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Speed limit may rise along East Lake Road

A county traffic study recommends the limit should be 50 mph for a portion of the road.

By ROBERT FARLEY

© St. Petersburg Times, published June 13, 2000


EAST LAKE -- It may soon be legal for drivers to lean a little harder on the accelerator along nearly five miles of East Lake Road.

Pinellas County commissioners this morning will consider a recommendation from their staff to raise the speed limit from 45 mph to 50 mph on East Lake Road between Keystone Road and the bridge over Brooker Creek, just north of Tampa Road.

Apparently, many drivers do so already.

A county traffic study performed on Oct. 19 found that 15 percent of cars and trucks in each direction were traveling at least 57 mph.

Pinellas County uses federal traffic guidelines to set speed limits. Those guidelines take into consideration how fast cars already travel on a road and they generally set speed limits at the maximum speed measured for 85 percent of the cars in the sample.

The recommendation for the 50 mph speed limit probably was influenced by the number of driveway connections along that stretch of East Lake Road, said John Amiro, an engineering specialist with the county public works department.

Amiro said speed studies often are commissioned after extensive road projects are completed, such as the resurfacing of East Lake Road last year. In addition, he said, county workers noted that the speed limit fluctuated from 50 mph south of the Brooker Creek bridge to 45 mph from the creek to Keystone Road to 55 mph north of Keystone.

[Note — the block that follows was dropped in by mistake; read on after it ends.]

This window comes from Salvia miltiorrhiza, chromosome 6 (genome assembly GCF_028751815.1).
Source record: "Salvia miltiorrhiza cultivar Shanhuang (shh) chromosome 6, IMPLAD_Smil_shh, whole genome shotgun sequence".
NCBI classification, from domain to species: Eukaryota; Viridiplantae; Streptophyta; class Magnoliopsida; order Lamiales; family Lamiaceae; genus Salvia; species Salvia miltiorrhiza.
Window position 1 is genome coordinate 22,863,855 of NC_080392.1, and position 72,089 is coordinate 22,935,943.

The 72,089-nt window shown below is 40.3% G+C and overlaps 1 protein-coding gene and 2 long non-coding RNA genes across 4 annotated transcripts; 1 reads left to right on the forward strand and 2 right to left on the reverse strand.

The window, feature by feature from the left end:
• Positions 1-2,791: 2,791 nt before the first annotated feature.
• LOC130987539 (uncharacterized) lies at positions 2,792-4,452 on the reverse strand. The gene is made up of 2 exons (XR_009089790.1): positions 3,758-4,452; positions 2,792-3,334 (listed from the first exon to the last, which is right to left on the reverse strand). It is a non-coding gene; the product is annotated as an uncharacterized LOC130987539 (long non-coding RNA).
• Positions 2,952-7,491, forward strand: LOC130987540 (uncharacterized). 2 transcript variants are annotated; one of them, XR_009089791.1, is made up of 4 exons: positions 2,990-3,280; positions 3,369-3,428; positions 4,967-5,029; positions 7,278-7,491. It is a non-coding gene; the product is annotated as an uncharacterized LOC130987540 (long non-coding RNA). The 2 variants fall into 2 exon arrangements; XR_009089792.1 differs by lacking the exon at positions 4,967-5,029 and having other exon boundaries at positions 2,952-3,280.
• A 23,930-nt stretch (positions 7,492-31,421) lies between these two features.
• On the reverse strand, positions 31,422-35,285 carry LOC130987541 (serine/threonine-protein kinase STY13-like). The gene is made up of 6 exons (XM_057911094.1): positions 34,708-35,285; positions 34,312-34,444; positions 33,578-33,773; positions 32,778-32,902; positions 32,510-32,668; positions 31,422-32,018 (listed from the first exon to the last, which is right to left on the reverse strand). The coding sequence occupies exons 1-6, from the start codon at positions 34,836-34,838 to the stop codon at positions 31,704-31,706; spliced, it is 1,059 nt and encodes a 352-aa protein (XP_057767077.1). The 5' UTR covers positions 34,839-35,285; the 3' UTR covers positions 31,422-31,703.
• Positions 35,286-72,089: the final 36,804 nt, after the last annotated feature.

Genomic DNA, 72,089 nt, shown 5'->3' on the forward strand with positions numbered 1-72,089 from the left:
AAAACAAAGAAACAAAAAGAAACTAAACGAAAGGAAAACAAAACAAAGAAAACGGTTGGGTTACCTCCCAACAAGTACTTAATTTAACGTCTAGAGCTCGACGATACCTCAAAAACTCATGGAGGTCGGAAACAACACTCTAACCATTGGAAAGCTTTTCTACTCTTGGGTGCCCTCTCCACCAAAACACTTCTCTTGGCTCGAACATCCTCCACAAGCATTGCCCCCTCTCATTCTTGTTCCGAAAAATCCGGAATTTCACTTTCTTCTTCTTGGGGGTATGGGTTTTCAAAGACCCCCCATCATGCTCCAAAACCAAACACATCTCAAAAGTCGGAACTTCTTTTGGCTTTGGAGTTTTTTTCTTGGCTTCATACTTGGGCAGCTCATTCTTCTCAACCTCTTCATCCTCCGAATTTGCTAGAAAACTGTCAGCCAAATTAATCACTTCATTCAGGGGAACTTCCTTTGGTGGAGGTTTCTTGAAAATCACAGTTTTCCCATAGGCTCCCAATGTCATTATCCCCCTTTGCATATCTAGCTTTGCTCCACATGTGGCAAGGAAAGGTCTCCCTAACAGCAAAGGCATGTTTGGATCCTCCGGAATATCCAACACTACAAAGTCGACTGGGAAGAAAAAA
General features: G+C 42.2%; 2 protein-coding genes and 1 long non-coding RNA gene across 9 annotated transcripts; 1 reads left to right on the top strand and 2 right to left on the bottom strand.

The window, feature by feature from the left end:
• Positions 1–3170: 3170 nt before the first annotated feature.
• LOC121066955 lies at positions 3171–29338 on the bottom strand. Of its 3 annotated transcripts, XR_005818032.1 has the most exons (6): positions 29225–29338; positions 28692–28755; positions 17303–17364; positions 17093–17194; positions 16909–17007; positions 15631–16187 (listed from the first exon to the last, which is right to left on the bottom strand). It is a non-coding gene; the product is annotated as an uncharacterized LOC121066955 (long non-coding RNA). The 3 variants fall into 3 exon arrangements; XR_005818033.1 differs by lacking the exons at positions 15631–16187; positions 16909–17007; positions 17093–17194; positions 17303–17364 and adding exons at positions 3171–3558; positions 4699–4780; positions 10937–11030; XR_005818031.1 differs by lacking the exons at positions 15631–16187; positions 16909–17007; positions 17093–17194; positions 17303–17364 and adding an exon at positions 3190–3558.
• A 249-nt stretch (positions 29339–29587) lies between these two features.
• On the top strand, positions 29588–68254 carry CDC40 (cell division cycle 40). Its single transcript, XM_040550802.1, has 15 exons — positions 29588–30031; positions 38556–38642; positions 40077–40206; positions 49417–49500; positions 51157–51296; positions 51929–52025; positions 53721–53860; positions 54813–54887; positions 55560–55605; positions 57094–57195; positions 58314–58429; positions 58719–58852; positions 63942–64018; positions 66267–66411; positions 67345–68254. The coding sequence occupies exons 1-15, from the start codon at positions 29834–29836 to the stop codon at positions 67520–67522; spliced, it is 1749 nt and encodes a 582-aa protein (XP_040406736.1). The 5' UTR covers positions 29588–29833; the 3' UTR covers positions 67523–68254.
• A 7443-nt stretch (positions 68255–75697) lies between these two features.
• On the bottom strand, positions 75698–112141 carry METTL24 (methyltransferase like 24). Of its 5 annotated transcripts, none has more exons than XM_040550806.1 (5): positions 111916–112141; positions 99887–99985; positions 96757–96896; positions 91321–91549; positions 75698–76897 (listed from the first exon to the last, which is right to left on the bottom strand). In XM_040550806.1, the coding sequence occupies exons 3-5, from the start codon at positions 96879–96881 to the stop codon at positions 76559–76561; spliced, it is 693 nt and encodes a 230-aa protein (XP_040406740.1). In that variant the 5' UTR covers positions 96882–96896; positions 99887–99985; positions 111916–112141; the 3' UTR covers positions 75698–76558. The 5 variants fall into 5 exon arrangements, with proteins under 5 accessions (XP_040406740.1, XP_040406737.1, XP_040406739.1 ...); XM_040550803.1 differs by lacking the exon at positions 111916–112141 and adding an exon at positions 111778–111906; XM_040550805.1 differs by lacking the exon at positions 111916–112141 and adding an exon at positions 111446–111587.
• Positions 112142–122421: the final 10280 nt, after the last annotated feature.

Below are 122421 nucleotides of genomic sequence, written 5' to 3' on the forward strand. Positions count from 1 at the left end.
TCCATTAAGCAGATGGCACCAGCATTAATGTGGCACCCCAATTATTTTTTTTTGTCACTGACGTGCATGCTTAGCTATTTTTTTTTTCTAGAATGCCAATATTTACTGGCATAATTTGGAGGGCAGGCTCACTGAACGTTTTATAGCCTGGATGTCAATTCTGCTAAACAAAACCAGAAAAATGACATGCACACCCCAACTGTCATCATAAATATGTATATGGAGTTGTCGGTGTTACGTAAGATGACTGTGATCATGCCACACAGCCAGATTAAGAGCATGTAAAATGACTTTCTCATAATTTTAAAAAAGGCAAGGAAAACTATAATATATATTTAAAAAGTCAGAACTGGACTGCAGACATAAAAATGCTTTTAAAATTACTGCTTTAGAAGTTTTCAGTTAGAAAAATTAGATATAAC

The 55 mph speed limit north of Keystone makes sense, Amiro said, because there is sparse development and few driveways along that stretch, but it is probably not appropriate south of Keystone.

Often, Amiro said, a higher speed limit actually will make a road safer. If the limit is set at a speed that is more comfortable for drivers, he said, there are fewer lane changes. That translates to fewer side-swipe accidents.

The county's speed study was conducted on a Tuesday in October from 10:31 a.m. to 11:12 a.m., said Wanda Reese, an engineer in the public-works department. The weather during the study was good.

In the past, some East Lake residents have argued the 45 mph limit is safer, but that opinion is not universal.

Paul Miller, 73, of East Lake is glad to see the speed limit may be raised, but he thinks county officials aren't going high enough.

"I think 55 mph should be the number," he said.

The speeds from the study would have been higher, Miller said, if the speed limit weren't 45 mph and the stretch wasn't heavily patrolled by sheriff's deputies.

The road can handle the higher speed, he said, and it's awfully tough to obey the 45 mph speed limit.

Amiro said such differences of opinion are typical.

"Any time you change the speed limit, there are a lot of people who want it to go down and a lot of people who want it to go up," Amiro said.

The public hearing will be held at 9:30 a.m. today in the fifth-floor assembly room of the county courthouse at 315 Court St., Clearwater.

- Robert Farley can be reached at (727) 445-4185 or at farley@sptimes.com.

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